The idea of reaching out to this person for advice - someone you barely knew - causes us anxiety. In fact, the researchers interviewed 156 executives who shared these nervous feelings. You're not sure if the other person will remember you. You get nervous about the idea that you might be rejected. You worry that you will annoy the other person by 'wasting their time'. You don't know them well, so you're not sure how to even start the conversation - how can you ask about their family if you're even not sure they have a spouse or children?
So, when we need career or business advice, we stick to the comfortable network of people we used to know well, because to do otherwise causes us anxiety. However. When we are reaching out for advice, this comfortable network of contacts is less likely to yield great insight to your problem, because they will have had similar experiences to your own. Rather, when you have had fewer interactions with another person, it is more likely that they will have different experiences and pieces of knowledge to share with you.
Does your inactive contact have higher status than you?
Our inactive contacts are not always our peers; some of them will have higher status. This is a former boss. This is a VP who you met while working on a special project. This is a manager from another division who you know through your child's school or sporting activity. This is the CEO of another company who you know because they are a client or vendor to your company.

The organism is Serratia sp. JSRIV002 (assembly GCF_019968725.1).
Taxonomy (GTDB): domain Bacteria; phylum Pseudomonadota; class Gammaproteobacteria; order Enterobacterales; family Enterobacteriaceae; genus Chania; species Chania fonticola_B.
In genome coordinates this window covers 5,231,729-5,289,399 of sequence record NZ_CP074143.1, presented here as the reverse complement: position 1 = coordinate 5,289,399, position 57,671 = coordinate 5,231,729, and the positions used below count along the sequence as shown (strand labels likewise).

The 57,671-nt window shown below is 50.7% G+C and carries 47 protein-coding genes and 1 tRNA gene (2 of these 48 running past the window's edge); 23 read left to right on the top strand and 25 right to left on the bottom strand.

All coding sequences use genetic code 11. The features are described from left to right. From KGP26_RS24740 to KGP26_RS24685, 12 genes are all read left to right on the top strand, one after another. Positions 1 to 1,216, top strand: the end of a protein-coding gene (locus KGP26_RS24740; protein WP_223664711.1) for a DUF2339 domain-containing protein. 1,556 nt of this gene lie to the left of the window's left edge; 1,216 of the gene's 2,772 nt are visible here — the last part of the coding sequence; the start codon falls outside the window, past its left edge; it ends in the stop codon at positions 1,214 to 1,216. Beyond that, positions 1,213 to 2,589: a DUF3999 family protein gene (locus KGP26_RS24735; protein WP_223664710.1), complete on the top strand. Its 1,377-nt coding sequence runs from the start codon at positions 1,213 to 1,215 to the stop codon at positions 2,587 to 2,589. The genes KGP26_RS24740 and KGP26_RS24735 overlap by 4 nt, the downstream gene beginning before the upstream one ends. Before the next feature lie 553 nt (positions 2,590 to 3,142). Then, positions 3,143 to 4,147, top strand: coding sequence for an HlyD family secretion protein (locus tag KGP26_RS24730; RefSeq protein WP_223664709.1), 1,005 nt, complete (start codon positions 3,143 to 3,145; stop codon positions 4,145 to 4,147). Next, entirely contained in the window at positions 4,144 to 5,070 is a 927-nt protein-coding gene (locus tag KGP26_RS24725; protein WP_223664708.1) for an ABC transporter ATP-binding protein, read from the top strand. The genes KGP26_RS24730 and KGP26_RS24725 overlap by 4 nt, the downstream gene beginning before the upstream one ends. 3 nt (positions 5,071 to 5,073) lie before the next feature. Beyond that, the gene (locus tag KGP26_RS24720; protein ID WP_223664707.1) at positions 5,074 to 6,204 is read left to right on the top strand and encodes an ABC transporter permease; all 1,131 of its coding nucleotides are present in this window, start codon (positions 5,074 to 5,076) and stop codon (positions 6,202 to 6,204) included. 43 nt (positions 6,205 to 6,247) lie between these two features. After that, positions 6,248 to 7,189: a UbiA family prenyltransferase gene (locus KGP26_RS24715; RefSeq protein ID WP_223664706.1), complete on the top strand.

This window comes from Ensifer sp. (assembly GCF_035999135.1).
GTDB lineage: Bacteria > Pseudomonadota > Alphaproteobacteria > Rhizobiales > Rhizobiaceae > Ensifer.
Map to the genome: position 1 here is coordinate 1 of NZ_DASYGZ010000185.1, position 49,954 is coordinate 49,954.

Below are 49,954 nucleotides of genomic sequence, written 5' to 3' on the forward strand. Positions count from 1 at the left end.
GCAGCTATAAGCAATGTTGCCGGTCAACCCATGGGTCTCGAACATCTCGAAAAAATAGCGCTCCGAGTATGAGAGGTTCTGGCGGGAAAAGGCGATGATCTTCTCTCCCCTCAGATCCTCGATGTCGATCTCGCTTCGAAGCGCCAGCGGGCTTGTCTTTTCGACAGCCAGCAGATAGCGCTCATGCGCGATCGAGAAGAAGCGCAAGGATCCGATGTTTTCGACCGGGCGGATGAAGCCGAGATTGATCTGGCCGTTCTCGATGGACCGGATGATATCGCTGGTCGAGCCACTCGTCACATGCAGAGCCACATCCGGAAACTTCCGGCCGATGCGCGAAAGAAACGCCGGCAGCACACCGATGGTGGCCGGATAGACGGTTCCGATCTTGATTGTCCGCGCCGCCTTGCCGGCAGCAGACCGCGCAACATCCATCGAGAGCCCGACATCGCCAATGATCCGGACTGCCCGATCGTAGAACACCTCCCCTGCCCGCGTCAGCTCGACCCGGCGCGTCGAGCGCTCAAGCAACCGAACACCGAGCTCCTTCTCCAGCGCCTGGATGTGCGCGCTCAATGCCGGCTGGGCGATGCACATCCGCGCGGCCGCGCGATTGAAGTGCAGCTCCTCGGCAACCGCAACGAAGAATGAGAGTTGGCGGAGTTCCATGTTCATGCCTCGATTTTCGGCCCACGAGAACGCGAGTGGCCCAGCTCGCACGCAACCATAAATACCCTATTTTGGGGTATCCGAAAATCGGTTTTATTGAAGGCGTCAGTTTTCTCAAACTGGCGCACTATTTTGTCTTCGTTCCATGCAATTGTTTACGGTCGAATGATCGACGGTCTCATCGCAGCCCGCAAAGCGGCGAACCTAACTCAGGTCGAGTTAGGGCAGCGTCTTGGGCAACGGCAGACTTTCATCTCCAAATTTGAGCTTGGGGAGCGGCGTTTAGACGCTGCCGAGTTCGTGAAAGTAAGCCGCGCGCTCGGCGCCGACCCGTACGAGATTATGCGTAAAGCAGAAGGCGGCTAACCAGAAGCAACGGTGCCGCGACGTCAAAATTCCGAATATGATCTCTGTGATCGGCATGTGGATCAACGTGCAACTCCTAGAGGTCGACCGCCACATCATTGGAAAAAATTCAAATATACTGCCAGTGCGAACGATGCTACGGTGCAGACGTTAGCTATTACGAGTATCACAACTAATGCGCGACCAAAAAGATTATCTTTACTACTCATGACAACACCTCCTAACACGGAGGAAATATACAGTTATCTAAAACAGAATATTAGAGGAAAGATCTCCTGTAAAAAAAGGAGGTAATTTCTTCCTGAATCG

If someone in your inactive network has higher status than you, they will have valuable insights. They will likely have had more experience and/or exposure to the business, so they will bring powerful business acumen to the challenge you are facing. They will likely have a broad network and can give you referrals to people outside of your network.
The researchers supposed that people should also feel more comfortable in reaching out to higher status contacts, because these relationships have a natural ebb and flow. However, according to the research results (and, I would argue, common sense), people do in fact feel anxious about reaching out to a higher status contact. We fear and suspect that we will be rejected by these higher status individuals. They surely will not wish to help someone beneath them. Yet, these are the very individuals who can provide us with great advice.
Do you trust the contact?
We have inherent trust in some contacts more than others. This is the person you could vent a work frustration and they always helped you work through it. This is the coworker who was always willing to give advice and help others with a project. This is the individual who is willing to have an open conversation and provide honest feedback in a non-judgemental manner.
These contacts provide tremendous value, and we enjoy reconnecting with them. The high level of trust ("engagement") means that you will have a very productive interaction. You will also feel less anxiety about reaching out, because you expect that they will help you. Luckily, the research also shows that these contacts also provide us with better advice than other contacts. The greater the trust and openness in a relationship, the more likely that it will result in valuable support.